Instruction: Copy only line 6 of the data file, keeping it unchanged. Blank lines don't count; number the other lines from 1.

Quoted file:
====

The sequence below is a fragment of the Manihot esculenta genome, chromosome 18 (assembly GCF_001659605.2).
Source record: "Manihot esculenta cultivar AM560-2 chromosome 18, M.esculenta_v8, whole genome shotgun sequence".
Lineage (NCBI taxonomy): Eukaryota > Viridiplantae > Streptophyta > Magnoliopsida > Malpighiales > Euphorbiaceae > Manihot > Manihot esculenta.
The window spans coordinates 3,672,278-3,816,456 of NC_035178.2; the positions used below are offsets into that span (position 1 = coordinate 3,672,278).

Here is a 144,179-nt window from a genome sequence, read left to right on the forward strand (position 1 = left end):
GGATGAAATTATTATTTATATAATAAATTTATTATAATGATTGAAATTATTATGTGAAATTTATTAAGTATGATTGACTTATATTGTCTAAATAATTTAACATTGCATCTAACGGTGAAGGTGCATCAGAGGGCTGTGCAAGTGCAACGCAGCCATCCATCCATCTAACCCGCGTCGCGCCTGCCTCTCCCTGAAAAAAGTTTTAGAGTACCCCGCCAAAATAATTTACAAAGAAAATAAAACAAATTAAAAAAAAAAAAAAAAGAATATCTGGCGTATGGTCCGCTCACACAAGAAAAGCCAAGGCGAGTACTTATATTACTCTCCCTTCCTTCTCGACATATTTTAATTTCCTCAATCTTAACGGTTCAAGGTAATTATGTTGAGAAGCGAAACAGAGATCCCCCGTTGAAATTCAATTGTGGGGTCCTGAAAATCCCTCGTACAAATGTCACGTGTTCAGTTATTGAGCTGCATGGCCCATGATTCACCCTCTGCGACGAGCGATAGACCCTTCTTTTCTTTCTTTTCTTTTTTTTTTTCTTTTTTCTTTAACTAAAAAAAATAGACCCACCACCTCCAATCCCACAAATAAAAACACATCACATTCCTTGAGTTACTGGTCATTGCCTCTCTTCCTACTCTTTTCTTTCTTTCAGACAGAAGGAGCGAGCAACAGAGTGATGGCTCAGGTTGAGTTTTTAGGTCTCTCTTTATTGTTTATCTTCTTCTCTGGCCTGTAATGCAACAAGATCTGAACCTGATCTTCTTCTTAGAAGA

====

GGATGAAATTATTATTTATATAATAAATTTATTATAATGATTGAAATTATTATGTGAAATTTATTAAGTATGATTGACTTATATTGTCTAAATAATTTAACATTGCATCTAACGGTGAAGGTGCATCAGAGGGCTGTGCAAGTGCAACGCAGCCATCCATCCATCTAACCCGCGTCGCGCCTGCCTCTCCCTGAAAAAAGTTTTAGAGTACCCCGCCAAAATAATTTACAAAGAAAATAAAACAAATTAAAAAAAAAAAAAAAAGAATATCTGGCGTATGGTCCGCTCACACAAGAAAAGCCAAGGCGAGTACTTATATTACTCTCCCTTCCTTCTCGACATATTTTAATTTCCTCAATCTTAACGGTTCAAGGTAATTATGTTGAGAAGCGAAACAGAGATCCCCCGTTGAAATTCAATTGTGGGGTCCTGAAAATCCCTCGTACAAATGTCACGTGTTCAGTTATTGAGCTGCATGGCCCATGATTCACCCTCTGCGACGAGCGATAGACCCTTCTTTTCTTTCTTTTCTTTTTTTTTTTCTTTTTTCTTTAACTAAAAAAAATAGACCCACCACCTCCAATCCCACAAATAAAAACACATCACATTCCTTGAGTTACTGGTCATTGCCTCTCTTCCTACTCTTTTCTTTCTTTCAGACAGAAGGAGCGAGCAACAGAGTGATGGCTCAGGTTGAGTTTTTAGGTCTCTCTTTATTGTTTATCTTCTTCTCTGGCCTGTAATGCAACAAGATCTGAACCTGATCTTCTTCTTAGAAGA